Experience-Dependent Plasticity in S1 Caused by Noncoincident Inputs

David T. Blake, Fabrizio Strata, Richard Kempter, Michael M. Merzenich


Prior work has shown that coincident inputs became corepresented in somatic sensory cortex. In this study, the hypothesis that the corepresentation of digits required synchronous inputs was tested, and the daily development of two-digit receptive fields was observed with cortical implants. Two adult primates detected temporal differences in tap pairs delivered to two adjacent digits. With stimulus onset asynchronies of ≥100 ms, representations changed to include two-digit receptive fields across the first 4 wk of training. In addition, receptive fields at sites responsive to the taps enlarged more than twofold, and receptive fields at sites not responsive to the taps had no significant areal change. Further training did not increase the expression of two-digit receptive fields. Cortical responses to the taps were not dependent on the interval length. Stimuli preceding a hit, miss, false positives, and true negatives differed in the ongoing cortical rate from 50 to 100 ms after the stimulus but did not differ in the initial, principal, response to the taps. Response latencies to the emergent responses averaged 4.3 ms longer than old responses, which occurs if plasticity is cortical in origin. New response correlations developed in parallel with the new receptive fields. These data show corepresentation can be caused by presentation of stimuli across a longer time window than predicted by spike-timing–dependent plasticity and suggest that increased cortical excitability accompanies new task learning.


How does the brain change when we learn? The neural basis of experience-dependent plasticity encompasses a wide body of work in developmental and mature forms of plasticity. In all related studies, final functional representations are selected from a larger superset of initially available connectivity. In developmental plasticity in primary visual cortex, for example, thalamic axons grow into cortex and branch extensively. In an activity-dependent process, these extensive connections are pruned to a subset of their initial connectivity (Antonini and Stryker 1993; Crair et al. 1998). Here, we explore changes in functional representations in mature cortical areas to better understand their genesis.

In adult sensory cortex, suprathreshold responses are just the tip of the iceberg. Cell membrane recordings have verified that the subthreshold fields of sensory neurons are much broader than the suprathreshold fields (Fox 2002; Moore and Nelson 1998; Smits et al. 1991; Zarzecki et al. 1993). Simple perturbations in sensory exposure, such as syndactyly, result in enhancement of horizontal cortical connections (Smits et al. 1991; Zarzecki et al. 1993), and allow a functional remodeling of the hand representation that reflects the changes in hand use (Allard et al. 1991). The emergence of multidigit receptive fields provides a model system for investigation of these phenomena. In normal animals, representational borders exist between digits so that typically no areas of primary somatic sensory cortex, or area 3b, have suprathreshold responses to more than one digit tip (Merzenich et al. 1978). Across these borders at distances of a few hundred microns, subthreshold inputs exist that are not expressed in the suprathreshold responses. Prior work (Wang et al. 1995) suggested that simultaneous stimulation of skin surfaces can convert these subthreshold responses to suprathreshold responses. Similar responses were not observed in the thalamic nuclei that provide the cortex with its input. Many questions remain about how these subthreshold responses become suprathreshold.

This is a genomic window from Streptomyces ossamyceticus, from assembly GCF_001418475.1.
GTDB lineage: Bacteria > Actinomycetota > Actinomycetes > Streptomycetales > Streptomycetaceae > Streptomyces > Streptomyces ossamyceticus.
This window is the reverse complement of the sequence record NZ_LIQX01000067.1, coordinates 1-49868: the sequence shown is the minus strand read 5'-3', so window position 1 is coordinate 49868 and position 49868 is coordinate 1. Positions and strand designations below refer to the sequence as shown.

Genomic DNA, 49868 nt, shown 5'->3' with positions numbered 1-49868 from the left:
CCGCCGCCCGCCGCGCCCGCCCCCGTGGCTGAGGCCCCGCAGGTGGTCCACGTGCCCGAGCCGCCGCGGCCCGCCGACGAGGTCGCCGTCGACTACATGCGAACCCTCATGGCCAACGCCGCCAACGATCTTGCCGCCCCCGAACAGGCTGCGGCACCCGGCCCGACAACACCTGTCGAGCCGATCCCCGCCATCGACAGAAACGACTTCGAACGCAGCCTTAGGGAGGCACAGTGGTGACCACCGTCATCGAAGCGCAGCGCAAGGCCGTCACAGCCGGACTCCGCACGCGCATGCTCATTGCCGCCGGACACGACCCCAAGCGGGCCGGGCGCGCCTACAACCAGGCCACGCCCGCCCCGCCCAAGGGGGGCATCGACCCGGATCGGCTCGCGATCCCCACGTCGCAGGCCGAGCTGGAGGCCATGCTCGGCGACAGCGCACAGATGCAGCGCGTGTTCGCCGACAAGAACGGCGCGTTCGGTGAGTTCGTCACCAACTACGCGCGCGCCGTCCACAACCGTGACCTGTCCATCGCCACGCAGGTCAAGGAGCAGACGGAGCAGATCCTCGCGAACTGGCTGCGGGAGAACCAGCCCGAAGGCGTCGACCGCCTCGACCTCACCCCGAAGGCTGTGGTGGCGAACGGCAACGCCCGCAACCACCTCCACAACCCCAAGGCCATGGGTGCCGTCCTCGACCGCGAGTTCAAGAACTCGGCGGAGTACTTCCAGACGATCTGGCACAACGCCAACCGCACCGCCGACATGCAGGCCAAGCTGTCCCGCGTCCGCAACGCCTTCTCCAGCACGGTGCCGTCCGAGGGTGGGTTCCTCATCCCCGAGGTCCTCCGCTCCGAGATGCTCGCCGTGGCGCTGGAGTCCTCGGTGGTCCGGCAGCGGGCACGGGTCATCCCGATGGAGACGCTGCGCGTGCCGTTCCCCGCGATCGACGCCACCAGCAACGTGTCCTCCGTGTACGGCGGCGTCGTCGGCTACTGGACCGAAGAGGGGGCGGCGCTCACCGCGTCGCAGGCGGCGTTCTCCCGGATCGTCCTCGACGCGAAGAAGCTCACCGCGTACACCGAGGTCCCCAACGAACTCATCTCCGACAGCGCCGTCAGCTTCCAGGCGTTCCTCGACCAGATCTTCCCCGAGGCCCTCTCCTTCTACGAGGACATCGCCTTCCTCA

This study used cortical implants in adult owl monkeys to make daily observations on the development of these two-digit receptive fields. The behavior was constructed to test the range of relative input timings that can cause this form of plasticity. The range of time constants that cause reorganization has implications for reorganization in the human condition, for manual tasks such as typing, video games, and playing music, and may have importance in the generation of the pathological condition focal dystonia (Blake et al. 2002a). Cortical implants were used in the experimental design to document the emergent plasticity in spiking responses across daily training sessions (deCharms et al. 1999). In such an experiment, each electrode samples from the same cortical location before, during, and after task acquisition. The array allows sampling from the majority of the area 3b cortical columns involved in the behavior, and each electrode defines a daily sample from one column. Using such a highly controlled sample, brain changes caused by operant conditioning may be studied. In prior studies, animals were extensively trained, usually for several months, to be assured of observing any changes associated with the behavior in the acute, anesthetized, mapping studies. Using implants, this study observed the relevant time-course, phenomenology, and prevalence of suprathreshold two-digit receptive field development obtained in the awake behaving primate. Receptive field changes occurred concurrently with the behavioral changes, and the phenomenology suggests that cortical horizontal connections are a principal basis for the new receptive field components and that cortical excitability is increased by new task learning, as a mechanism that may complement spike-timing–dependent plasticity (STDP).